While she is primarily focused on employment, Moira's problems reflect the fact that employment cannot be studied in isolation from transportation and housing. Many of the POWER framework proposals would affect these variations of Moira's situation as well. Moira also might benefit from an employer-matched education account to continue to build her skills for career advancement.

Although almost every homeowner in this country is aware of the central role of the tax law in the financial equation of ownership and mortgage, fewer people stop to think about the numerous ways that public money is involved in every phase of the real estate industry. It seems little enough to ask that developers—in return for generous depreciation provisions, tax-favored use of the bonding authority to create investment capital, waiver of local real estate taxes, occasionally even the use of eminent domain to acquire parcels—be expected to incorporate minimal standards of accessibility for all units in single and multifamily developments. The POWER framework incorporates the principles of universal design as a requirement for all publicly subsidized development. Such a requirement should incorporate beneficial accessible design standards for the built environment but also extend to technology access and use that reduces or eliminates barriers to environmental control and communication.

Over time, tax-based and other measures that reward and encourage the building or modifying of housing units in accordance with principles of accessibility will make accessible housing more affordable by increasing supply. Greater choice of location also will follow.

For the time being, Moira's choice of housing is limited, in part by the inaccessibility of fixtures and appliances and by the proximity to public transit. There is little that tax policy can do directly to increase the availability of transit services, but there is much it can do, and indeed has already done, to meet the mobility needs of Moira and other people whose lack of transportation places them at a disadvantage. Under current law, qualified fringe benefits that employers can deduct and that employees can receive tax free include certain transportation-related benefits, such as mass transit subsidies and in some cases free parking. If the disability-related add-on costs of commuting to and from work were similarly treated, or if such costs could be brought within the ambit of the revised Disabled Access Credit, the ability and willingness of employers to provide or help provide alternative arrangements likely would be increased. If, in addition, a share of costs that Moira might pay were deductible under the revised IRWE category (commuting costs currently are not deductible, even if resulting from a disability), then the resources for finding some viable strategy might be at hand.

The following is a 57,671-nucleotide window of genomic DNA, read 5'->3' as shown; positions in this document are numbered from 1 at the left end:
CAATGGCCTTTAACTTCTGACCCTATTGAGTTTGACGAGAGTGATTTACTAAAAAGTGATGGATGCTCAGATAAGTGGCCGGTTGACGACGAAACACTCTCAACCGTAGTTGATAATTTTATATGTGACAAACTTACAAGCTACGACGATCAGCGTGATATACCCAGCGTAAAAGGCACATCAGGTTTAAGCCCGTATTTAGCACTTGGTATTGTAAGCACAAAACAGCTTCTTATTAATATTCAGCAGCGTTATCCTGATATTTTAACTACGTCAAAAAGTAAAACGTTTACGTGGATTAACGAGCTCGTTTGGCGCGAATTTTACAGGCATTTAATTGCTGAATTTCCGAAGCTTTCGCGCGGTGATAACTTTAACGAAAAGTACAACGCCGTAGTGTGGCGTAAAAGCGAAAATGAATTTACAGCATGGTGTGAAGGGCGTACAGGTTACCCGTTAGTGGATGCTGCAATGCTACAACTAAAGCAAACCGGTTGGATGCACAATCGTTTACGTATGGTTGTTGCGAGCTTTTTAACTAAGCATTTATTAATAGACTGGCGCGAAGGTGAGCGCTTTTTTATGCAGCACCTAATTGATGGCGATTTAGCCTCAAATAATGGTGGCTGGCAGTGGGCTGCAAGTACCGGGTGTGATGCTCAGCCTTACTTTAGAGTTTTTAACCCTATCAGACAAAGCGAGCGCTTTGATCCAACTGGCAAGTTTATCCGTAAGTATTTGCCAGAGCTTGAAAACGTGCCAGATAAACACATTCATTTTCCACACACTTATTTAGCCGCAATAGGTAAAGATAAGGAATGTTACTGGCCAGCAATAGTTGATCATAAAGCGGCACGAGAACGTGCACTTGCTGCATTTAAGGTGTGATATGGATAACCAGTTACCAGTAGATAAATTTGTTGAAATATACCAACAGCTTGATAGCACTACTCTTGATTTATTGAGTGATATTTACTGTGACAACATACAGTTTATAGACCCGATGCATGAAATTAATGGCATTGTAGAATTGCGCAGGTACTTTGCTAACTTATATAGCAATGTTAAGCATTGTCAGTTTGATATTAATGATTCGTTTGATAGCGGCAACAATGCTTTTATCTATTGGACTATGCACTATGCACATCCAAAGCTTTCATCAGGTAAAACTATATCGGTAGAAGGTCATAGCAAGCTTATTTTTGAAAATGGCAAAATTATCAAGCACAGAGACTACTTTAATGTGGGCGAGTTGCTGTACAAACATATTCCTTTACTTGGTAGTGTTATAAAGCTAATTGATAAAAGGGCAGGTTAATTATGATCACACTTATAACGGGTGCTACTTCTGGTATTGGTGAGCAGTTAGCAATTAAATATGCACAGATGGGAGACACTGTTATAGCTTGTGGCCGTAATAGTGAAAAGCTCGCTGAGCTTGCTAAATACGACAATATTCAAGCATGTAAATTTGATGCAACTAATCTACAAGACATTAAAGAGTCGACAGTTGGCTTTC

Taken together, the provisions discussed here would affect Moira's life in ways that are positive for her and beneficial to society and the national economy. All are triggered by work, and all reward employers and employees who demonstrate an entrepreneurial spirit.

4.4.  Cost-Benefit Analysis for the Proposed POWER Framework

This report provides estimates of disability and health coverage benefits and tax revenue implications associated with changes in the treatment of disability benefits and other financial incentives designed to encourage people with disabilities to work, to accumulate financial assets, and to attain and maintain financial security for three case scenarios discussed above:

  • Case Study 1, concerning a young woman living in Indiana (Mary) who receives SSI and who begins to work for the first time at age 30, at a part-time, minimum-wage job.
  • Case Study 2, concerning a middle-aged woman (Melissa) who lives in New York and who, at age 42, is awarded SSDI benefits for a disability acquired through injury.
  • Case Study 3, concerning a young man (James) who lives in Virginia and has received SSI benefits since childhood. The scenario introduced him as a 16 year old involved in secondary school transition planning; now, at the age of 22, James has completed his education and is ready to enter the workforce. He takes a minimum-wage job working 30 hours per week.

Before the presentation of estimates, the report describes the methodology, data sources, and underlying assumptions essential to estimates of benefits and tax impacts for each case study.

Methodology

For each case, the calculation included some or all of the following:

  • Annual disability benefits (SSI or SSDI)